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I have some SW that extracts certificates data and the SW utilizes OpenSSL. I am confused what is the difference between the subjectKeyIdentifier and the sha1Fingerprint. Both are hash values. My intuition is that the subjectKeyIdentifier is the hash of the public-key of the certificate and the sha1Fingerprint is the hash of the overall fields of the certificate. My research made more confused. For example, this reference says about the subjectKeyIdentifier:

This is a hash value of the SSL certificate.

This is an example of what I get from the SW:

"subjectKeyIdentifier": "A8:4A:6A:63:04:7D:DD:BA:E6:D1:39:B7:A6:45:65:EF:F3:A8:EC:A1", "sha1Fingerprint": "E6:A3:B4:5B:06:2D:50:9B:33:82:28:2D:19:6E:FE:97:D5:95:6C:CB"

What is the difference between the two hashes? What each hash is for?

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The subject key identifier (SKID) is an x509 extension and thus actually part of the certificate. The fingerprint instead is not part of the certificate but instead computed from the certificate. A certificate does not need to have an SKID at all and can have at most one SKID. But since the fingerprint is just a computed from the certificate there can be multiple fingerprints, like one using SHA-1, one using SHA-256, one using MD5 ...

The SKID is used to create the trust chain not based on the certificate subject and issuer but on the certificate SKID and authority key identifier (AKID). This makes it easier to deal with situations where the same subject string is used with multiple CA certificates. While the RFC 3280 describes common ways to generate SKID the only real requirement is that the SKID of the CA certificate must match the AKID in all certificates issued by this CA.

In the example below it can be clearly seen that the SKID BB:AF:7E:02:3D:FA:... of the issuer matches the AKID of the issued certificate:

    ...
    Issuer: C=GB, ST=Greater Manchester, L=Salford, O=COMODO CA Limited, CN=COMODO RSA Certification Authority
    ...
    Subject: C=GB, ST=Greater Manchester, L=Salford, O=COMODO CA Limited, CN=COMODO RSA Domain Validation Secure Server CA
    ...
    X509v3 extensions:
        X509v3 Authority Key Identifier: 
            keyid:BB:AF:7E:02:3D:FA:A6:F1:3C:84:8E:AD:EE:38:98:EC:D9:32:32:D4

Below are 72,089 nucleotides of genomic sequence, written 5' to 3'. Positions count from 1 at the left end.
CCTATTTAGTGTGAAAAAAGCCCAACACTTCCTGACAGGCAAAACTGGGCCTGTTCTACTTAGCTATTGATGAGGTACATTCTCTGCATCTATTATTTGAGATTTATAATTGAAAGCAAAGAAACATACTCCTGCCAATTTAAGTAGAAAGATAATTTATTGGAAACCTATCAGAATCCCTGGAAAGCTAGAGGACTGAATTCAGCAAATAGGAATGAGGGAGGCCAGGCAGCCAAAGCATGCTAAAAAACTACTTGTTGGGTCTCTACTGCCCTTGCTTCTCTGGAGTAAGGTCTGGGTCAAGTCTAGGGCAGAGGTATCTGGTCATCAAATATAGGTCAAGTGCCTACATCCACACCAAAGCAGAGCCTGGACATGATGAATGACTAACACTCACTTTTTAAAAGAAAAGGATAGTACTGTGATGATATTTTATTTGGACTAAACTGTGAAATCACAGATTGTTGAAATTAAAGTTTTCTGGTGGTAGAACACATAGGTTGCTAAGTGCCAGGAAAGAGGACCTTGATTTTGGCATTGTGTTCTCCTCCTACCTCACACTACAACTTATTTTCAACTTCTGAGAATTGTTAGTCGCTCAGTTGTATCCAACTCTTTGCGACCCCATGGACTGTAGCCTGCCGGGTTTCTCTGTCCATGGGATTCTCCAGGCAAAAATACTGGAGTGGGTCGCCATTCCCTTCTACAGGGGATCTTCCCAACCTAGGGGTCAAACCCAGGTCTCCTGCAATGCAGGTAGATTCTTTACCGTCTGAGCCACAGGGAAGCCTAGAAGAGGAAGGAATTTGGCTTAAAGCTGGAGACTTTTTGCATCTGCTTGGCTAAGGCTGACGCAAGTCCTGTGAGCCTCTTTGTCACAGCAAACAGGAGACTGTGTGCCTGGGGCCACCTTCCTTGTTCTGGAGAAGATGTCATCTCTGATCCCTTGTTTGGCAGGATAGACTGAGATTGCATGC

----

    ...
    Issuer: C=GB, ST=Greater Manchester, L=Salford, O=COMODO CA Limited, CN=COMODO RSA Certification Authority
    ...
    Subject: C=GB, ST=Greater Manchester, L=Salford, O=COMODO CA Limited, CN=COMODO RSA Certification Authority
    ...
    X509v3 extensions:
        X509v3 Subject Key Identifier: 
            BB:AF:7E:02:3D:FA:A6:F1:3C:84:8E:AD:EE:38:98:EC:D9:32:32:D4
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    It might be worth mentioning that the SKI is calculated from the Subject and Public Key while the fingerprint is generated from the whole certificate. If a certificate is renewed, its SKI will stay the same, while its fingerprint will change. – garethTheRed Dec 24 '18 at 8:06
  • @garethTheRed SKI remains the same only when key pair is reused during renewal. If new key pair is generated, it will produce new SKI value. – Crypt32 Dec 24 '18 at 9:42
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    @garethTheRed: the SKI might be derived from subject and pubkey in specific (and likely many) implementations but it is not required to be done this way. From RFC 3280 section 4.2.1.2: "For CA certificates, subject key identifiers SHOULD be derived from the public key or a method that generates unique values.". But of course SKI cannot be derived from the whole certificate since the SKI itself is part of the certificate. – Steffen Ullrich Dec 24 '18 at 10:13
  • @Crypt32 - that will be a re-key, not a renewal; by RFC 3647 definition. Although renewal is often used to describe both in practice. – garethTheRed Dec 24 '18 at 10:30
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    @user9371654: the SKI is somehow related to the public key and can also be related to others (subject makes sense). It does not have to be a hash of these - it can also be some random as long as the same number is used for all certificates issued by this specific CA (and also renews of the CA using the same subject and key) and other CA certificates use different numbers. Of course, just using a hash of public key and subject would be a simple implementation which provides these properties. But it is not a requirement to implement it like this. – Steffen Ullrich Dec 24 '18 at 15:12

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